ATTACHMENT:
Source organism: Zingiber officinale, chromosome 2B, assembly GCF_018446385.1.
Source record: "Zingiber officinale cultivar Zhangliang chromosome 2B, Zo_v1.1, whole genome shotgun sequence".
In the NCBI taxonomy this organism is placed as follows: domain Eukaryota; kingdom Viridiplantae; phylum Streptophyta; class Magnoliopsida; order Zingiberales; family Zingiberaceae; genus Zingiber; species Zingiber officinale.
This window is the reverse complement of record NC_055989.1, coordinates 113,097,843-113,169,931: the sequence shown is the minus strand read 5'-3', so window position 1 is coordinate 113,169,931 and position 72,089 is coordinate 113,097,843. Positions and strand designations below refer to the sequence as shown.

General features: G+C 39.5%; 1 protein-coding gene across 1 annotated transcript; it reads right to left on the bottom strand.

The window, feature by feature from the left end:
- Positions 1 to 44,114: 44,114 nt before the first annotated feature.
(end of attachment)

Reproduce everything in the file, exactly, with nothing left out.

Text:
Source organism: Zingiber officinale, chromosome 2B, assembly GCF_018446385.1.
Source record: "Zingiber officinale cultivar Zhangliang chromosome 2B, Zo_v1.1, whole genome shotgun sequence".
In the NCBI taxonomy this organism is placed as follows: domain Eukaryota; kingdom Viridiplantae; phylum Streptophyta; class Magnoliopsida; order Zingiberales; family Zingiberaceae; genus Zingiber; species Zingiber officinale.
This window is the reverse complement of record NC_055989.1, coordinates 113,097,843-113,169,931: the sequence shown is the minus strand read 5'-3', so window position 1 is coordinate 113,169,931 and position 72,089 is coordinate 113,097,843. Positions and strand designations below refer to the sequence as shown.

General features: G+C 39.5%; 1 protein-coding gene across 1 annotated transcript; it reads right to left on the bottom strand.

The window, feature by feature from the left end:
- Positions 1 to 44,114: 44,114 nt before the first annotated feature.